Seed systems entail a set of dynamic interactions between seed supply and demand, resulting in farm level utilization of seed and thus plant genetic resource; and may also be viewed as a general concept that covers the practice of development, multiplication, processing, storage, distribution, and marketing of seed within a defined geographical location (Loch and Boyce, 2003). Maredia et al (1999) view seed system as the entire complex of organizations, individuals and institutions associated with the development, multiplication, processing, storage, distribution and marketing of seed in any country. Thus, seed system is the economic and social mechanism by which farmers’ demand for seed and other desirable seed traits are met by various sources of supply (FAO, 2010). Whereas seed systems can be categorized broadly as informal (traditional) and formal (nontraditional) systems (Abebe and Lejialem, 2011; Beshir, 2011), other sub-systems exist, especially within the informal sector (Habte, 2011) including community based seed multiplication schemes, albeit a relatively new system in some countries (Rubyogo et al., 2011). Legal institutions such as variety release procedures, intellectual property rights, certification programs, seed standards, contract laws, and law enforcement enhance the operations and ideals of both formal and informal seed systems, although the stringent enforcement is more pronounced in the formal system (Kadigi, 2011). These institutions help in determining the amount, quality, and cost among other standards of seeds passing through the seed system.
2.2.1. Formal seed system
The formal seed system, as defined by FAO (1999) comprises all seed program components, namely; plant breeding, seed bulking, processing and marketing. These are facilitated by extension services, quality control and certification. The formal seed sector serves to diffuse quality seed of improved varieties developed by formal breeding programs. The materials for formal breeding programs are obtained from collections of gene banks. The gene banks contain materials originally collected from farmers’ systems, that is, developed and maintained by farmers (Rubyogo et al., 2009). Regulations exist in this system to maintain variety identity and purity as well as to guarantee physical, physiological and sanitary quality, through institutions mandated to enforce such procedures (Maredia, et al., 1999). Seed marketing takes place through officially recognized seed outlets, and by way of national agricultural research systems. In formal seed production, seed multiplication occurs through several generations rather than continually recycling the seed of one generation, to avoid building up physical or genetic contamination over time in the same lot of seed (Louwaars et al., 1999). The formal system has been relatively successful for well-endowed, high-potential areas, but much less successful in more variable, marginal areas. This can be attributable to the system’s inability to produce sufficient seed of preferred varieties, and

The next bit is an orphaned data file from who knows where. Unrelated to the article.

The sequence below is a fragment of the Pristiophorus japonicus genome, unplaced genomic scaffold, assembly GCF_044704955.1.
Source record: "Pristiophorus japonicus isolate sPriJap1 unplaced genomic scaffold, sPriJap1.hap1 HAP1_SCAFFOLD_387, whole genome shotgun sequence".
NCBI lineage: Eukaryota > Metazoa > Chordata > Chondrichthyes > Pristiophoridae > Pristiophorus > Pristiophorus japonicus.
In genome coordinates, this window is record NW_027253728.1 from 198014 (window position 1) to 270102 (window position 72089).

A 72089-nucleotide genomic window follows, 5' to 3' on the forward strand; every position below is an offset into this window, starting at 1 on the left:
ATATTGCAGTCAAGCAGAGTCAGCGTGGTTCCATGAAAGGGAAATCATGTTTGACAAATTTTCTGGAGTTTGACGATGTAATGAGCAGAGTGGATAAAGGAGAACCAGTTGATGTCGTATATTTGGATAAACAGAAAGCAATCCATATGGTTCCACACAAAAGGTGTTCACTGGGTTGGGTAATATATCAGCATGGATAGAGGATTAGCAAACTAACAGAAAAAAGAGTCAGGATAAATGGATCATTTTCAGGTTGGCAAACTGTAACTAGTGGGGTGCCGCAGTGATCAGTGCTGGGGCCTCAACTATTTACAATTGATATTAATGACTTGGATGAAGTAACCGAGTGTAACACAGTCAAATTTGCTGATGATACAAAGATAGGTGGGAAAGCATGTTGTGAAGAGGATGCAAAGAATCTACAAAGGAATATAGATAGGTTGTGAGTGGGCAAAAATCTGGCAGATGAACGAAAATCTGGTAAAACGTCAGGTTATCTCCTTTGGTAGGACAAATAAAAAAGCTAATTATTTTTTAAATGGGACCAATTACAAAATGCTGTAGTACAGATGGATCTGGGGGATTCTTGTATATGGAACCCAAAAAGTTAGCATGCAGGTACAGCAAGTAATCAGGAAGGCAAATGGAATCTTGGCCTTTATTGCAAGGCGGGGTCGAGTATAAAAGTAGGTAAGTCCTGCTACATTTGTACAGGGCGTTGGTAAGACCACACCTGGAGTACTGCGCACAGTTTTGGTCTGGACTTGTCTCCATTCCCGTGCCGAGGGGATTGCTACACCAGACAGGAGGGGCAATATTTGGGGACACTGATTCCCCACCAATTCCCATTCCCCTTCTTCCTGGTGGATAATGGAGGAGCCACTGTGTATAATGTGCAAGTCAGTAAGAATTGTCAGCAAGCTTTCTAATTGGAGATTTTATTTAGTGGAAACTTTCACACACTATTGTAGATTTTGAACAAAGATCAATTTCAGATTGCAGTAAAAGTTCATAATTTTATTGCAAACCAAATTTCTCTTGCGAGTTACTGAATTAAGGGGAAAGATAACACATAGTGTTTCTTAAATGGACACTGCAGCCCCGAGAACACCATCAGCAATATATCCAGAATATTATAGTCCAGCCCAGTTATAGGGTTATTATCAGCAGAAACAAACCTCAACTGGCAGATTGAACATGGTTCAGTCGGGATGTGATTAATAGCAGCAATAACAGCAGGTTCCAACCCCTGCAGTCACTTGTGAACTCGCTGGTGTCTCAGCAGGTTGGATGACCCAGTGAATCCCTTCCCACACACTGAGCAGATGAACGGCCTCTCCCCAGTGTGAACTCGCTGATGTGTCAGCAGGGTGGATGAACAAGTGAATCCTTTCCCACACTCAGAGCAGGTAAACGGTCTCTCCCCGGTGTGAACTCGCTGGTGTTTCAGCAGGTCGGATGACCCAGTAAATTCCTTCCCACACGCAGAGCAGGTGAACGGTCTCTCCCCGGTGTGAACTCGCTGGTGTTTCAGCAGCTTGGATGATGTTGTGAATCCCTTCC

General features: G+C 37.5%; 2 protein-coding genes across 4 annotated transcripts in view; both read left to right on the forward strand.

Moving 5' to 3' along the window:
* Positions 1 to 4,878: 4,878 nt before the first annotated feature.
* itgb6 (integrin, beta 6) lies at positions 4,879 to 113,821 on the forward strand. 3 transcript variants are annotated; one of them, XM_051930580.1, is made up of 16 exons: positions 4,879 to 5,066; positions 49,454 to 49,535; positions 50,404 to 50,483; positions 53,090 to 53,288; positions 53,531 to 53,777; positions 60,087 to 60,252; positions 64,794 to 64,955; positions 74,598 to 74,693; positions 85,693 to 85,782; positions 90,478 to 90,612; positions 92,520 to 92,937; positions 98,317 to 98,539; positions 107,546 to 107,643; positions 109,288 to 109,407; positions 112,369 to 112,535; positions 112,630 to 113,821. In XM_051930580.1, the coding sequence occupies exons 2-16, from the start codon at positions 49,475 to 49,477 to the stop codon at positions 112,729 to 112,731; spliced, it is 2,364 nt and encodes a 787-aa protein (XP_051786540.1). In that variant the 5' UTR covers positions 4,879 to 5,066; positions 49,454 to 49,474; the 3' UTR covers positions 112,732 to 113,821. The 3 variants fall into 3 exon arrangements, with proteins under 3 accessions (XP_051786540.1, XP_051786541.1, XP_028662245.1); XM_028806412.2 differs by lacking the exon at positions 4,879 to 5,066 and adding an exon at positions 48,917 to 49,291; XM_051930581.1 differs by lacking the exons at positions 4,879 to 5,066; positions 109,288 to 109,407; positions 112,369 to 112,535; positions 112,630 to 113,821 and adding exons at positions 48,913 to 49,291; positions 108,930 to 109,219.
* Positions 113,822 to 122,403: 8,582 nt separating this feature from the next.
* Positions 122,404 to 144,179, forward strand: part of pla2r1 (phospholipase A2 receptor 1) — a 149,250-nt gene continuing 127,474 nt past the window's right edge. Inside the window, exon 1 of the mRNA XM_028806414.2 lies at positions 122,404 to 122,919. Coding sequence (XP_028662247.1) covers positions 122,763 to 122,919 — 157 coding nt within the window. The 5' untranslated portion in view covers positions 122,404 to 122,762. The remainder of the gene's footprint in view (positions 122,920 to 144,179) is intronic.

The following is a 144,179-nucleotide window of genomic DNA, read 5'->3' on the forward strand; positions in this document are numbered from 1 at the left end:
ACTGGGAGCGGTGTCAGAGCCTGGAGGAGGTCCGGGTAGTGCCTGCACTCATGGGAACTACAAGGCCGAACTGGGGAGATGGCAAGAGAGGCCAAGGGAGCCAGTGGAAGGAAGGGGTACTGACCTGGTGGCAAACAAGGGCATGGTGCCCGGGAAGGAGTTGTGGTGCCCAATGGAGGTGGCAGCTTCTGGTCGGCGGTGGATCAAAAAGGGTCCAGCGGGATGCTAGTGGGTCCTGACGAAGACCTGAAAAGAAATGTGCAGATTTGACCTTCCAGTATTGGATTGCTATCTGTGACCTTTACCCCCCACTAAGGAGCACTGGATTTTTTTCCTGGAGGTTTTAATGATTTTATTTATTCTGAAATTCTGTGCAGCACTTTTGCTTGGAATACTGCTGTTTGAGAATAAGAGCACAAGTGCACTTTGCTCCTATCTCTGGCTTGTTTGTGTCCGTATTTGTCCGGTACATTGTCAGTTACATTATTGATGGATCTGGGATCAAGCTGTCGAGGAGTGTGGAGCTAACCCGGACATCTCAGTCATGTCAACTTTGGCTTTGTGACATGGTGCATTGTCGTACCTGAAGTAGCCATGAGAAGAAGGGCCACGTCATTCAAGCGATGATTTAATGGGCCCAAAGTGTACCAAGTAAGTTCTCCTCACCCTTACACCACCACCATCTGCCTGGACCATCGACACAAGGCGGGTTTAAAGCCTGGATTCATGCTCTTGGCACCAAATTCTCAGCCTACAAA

deliver it to farmers at the right time. Seed production is risky in terms of time, space and financial implications; and returns are determined by multiplication rate (that is, amount of seed yield that can be harvested per unit of seed sown (McGuire, 2005). A study by Baniya et al (2003) indicated that, the formal seed system focuses more on the interests of the seed company, and has more access to biotechnology and plant breeding techniques. Notably, this system neglects the indigenous knowledge as well as seed requirements and varietal preferences by smallholder farmers. However, a key pillar of the formal seed system is seed certification, which underpins seed quality assurance.